said, after the Bill had been through the Committee it came before the House, and was discussed on a second reading, and was rejected with the concurrence of the late and present Attorney General, who stated that the object was good, but had not been well carried out. In Committee he had tried to bring the Bill into an effective form, but had failed in so doing. Bad reasons might be given for rejecting a bad Bill; and the right hon. and learned Gentleman (Mr. J. D. FitzGerald) had adduced only the bad reasons against it. In the case of the peer, for example, the Court of Exchequer in Ireland had pointed out the true remedy—the enactment of a provision for "substituted service" of a person resident in another country. Now he (Mr. Napier) had framed such a provision for the Common Law Procedure Act, but it had not been accepted. He objected to the Bill upon valid grounds, There were more persons residing in Ireland indebted to persons in England than there were in England indebted to persons in Ireland. And many debts were secured by warrants of attorney, on which execution in Ireland could not be obtained without satisfying the Court that the warrant of attorney had not in the meantime been satisfied and discharged; whereas under the present Bill the creditor might in this country issue execution on simple registry, without satisfying the Court as to the time which had elapsed since the warrant was given. Questions as to the Statute of Limitations, or as to insolvency and bank- ruptcy, might arise, and cause great complications and practical difficulties, which were by no means provided for by the Bill in its present form. The general principle of jurisprudence was violated, that execution should be commensurate with jurisdiction, and without any sufficient safeguards nor effective provisions against collusion. The proposed Bill was to be an Imperial law, and its effect on the whole Empire must be considered. It would, however, he had every reason to believe, operate injuriously on Ireland, and besides that country would acquire no advantage from it. Make men pay their debts; but this might be done by provisions for substituted service of process. He did not see how the objections he had urged could be obviated. The memorial or copy of a judgment was to have the effect of a judgment. In all his experience he had not known half a dozen instances of any grievance; whereas the Bill would produce practical evils of a serious nature. He had given the measure his best attention, and felt bound to oppose it.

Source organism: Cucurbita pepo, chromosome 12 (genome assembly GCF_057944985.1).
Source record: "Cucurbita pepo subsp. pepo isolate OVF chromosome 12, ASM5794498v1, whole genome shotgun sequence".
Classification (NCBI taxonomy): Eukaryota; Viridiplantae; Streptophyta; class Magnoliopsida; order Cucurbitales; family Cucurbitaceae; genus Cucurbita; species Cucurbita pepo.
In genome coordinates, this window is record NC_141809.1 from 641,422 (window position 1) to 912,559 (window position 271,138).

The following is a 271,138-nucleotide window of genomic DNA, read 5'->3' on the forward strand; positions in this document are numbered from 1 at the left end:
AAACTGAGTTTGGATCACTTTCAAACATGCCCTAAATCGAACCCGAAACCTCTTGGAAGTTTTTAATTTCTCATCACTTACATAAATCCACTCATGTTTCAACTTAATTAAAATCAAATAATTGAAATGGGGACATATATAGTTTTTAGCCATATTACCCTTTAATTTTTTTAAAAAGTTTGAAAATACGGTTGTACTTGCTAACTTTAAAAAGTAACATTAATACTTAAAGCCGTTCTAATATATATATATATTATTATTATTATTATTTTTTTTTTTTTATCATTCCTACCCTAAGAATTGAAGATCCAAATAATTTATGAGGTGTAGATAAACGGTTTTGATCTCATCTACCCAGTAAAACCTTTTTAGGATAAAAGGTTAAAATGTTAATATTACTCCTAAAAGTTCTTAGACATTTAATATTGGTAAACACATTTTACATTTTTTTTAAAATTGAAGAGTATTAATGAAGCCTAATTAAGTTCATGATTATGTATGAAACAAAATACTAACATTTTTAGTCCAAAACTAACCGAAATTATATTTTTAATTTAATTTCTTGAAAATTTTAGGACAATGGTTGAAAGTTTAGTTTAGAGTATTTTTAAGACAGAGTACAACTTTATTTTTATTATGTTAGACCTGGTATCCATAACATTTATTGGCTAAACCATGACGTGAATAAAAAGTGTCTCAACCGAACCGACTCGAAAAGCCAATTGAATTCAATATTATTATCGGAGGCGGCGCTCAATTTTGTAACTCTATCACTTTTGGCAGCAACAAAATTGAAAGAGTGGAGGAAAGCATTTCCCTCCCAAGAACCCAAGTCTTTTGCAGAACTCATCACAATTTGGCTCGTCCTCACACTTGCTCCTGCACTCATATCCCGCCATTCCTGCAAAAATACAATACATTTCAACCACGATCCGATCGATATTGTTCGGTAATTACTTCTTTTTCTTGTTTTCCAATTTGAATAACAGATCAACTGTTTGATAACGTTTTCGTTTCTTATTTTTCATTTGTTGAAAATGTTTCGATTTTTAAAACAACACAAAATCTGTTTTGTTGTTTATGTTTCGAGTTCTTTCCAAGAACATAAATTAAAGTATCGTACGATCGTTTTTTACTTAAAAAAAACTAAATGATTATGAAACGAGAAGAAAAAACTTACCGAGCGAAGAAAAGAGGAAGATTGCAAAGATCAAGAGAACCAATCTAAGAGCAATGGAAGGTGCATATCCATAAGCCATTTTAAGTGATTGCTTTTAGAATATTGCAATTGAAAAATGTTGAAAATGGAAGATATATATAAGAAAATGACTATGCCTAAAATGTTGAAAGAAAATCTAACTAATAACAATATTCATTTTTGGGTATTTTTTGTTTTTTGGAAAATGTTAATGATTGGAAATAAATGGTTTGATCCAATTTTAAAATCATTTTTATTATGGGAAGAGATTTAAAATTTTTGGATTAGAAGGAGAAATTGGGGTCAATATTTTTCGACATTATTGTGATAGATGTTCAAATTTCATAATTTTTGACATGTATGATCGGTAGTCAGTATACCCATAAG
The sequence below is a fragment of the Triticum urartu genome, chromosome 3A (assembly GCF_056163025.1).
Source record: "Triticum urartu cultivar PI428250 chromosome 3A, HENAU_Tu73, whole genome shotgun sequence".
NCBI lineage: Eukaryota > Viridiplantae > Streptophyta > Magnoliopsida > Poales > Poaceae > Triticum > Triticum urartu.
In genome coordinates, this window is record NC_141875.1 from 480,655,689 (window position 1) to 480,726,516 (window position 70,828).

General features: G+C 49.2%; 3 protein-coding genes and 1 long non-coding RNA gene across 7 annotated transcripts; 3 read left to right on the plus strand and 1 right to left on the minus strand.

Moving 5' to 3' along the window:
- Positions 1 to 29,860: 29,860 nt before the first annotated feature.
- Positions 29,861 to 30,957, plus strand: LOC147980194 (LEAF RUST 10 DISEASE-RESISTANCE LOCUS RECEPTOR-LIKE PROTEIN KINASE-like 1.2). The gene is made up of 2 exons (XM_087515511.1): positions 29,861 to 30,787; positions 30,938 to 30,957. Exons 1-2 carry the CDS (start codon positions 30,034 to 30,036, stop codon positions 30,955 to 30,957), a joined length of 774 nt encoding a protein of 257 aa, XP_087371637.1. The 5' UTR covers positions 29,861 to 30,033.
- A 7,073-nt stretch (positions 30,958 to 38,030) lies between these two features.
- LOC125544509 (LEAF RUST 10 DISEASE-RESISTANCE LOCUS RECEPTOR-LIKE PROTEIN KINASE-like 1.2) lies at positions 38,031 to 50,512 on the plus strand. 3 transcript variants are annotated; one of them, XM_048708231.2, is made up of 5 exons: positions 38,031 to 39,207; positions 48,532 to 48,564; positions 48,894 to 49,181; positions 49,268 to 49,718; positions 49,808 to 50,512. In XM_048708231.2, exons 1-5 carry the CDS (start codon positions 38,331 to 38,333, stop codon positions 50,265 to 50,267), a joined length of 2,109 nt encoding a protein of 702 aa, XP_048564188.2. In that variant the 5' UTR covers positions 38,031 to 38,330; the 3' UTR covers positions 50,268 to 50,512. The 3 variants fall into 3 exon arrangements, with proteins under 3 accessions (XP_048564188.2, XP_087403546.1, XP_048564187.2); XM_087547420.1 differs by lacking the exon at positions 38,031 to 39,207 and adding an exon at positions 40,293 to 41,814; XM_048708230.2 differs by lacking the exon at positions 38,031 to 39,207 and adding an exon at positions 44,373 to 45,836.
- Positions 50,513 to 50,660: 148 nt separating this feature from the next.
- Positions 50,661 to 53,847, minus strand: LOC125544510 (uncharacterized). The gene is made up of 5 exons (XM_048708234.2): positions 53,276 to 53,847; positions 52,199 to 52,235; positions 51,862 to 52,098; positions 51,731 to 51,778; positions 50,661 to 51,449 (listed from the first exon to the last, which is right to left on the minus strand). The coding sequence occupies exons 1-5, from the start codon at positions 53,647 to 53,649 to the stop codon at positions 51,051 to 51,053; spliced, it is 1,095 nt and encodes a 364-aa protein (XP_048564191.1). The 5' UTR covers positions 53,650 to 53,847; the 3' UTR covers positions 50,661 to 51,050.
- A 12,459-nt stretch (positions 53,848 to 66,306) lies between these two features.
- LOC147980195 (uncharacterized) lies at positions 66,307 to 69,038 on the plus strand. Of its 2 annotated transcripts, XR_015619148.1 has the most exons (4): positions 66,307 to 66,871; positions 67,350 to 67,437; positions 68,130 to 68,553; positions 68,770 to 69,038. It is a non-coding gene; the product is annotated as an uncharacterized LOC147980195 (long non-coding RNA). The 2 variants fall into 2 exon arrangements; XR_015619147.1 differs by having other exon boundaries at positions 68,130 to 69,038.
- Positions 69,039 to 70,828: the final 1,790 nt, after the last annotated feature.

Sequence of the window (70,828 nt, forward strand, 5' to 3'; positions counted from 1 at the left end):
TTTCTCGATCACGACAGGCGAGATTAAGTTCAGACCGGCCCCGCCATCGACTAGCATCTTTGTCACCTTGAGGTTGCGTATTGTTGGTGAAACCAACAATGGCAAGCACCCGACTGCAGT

said, he had listened with surprise to some of the observations urged against the Bill, founded apparently on the ground that there were mere Irish than English debtors, or upon some technical details in the Bill which might require an amendment. If there was any force in the latter class of objections, the proper time for considering them would be in Committee. With regard to the former, he could not allow it to be said, or imagined, that there was any Irish Member who would found his opposition to a Bill upon the circumstance that it would compel a large class of Irish debtors to pay their debts, and give an advantage to English creditors which they did not now possess. The Bill was founded on an honest principle, and he thought it a monstrous absurdity to compel a man who had obtained a judgment in one tribunal to commence the process again. When the Bill was last before the House it contained certain objectionable clauses. They were omitted from the present Bill, the object of which was simply to enact that a judgment obtained in England should have the same effect in Ireland and Scotland. He could not concur in some of the objections which had been made, namely, that the measure would not give to the Irish Court the same equitable jurisdiction over the English judgment as was possessed by the English Court, for he conceived that it armed the Irish Court with the same equitable jurisdiction over the English judgment as the English Court possessed. He also conceived that the objections urged by the right hon. and learned Member for Dublin University (Mr. Napier) founded on technical considerations, proceeded from an erroneous rending of the Bill; but, at any rate, they could be removed by the introduction, if necessary, of a few words. The Bill was in the interest of the just rights of creditors, both English and Irish, and was introduced to put an end to an anomaly as absurd as if a judgment pronounced in Middlesex should not extend into Surrey.

Question put "That the word 'now' stand part of the question."

The House divided:—Ayes, 56; Noes, 46; Majority, 10.

Main Question put and agreed to.

Bill rend 2°.

The House adjourned at ten minutes before Four o'clock.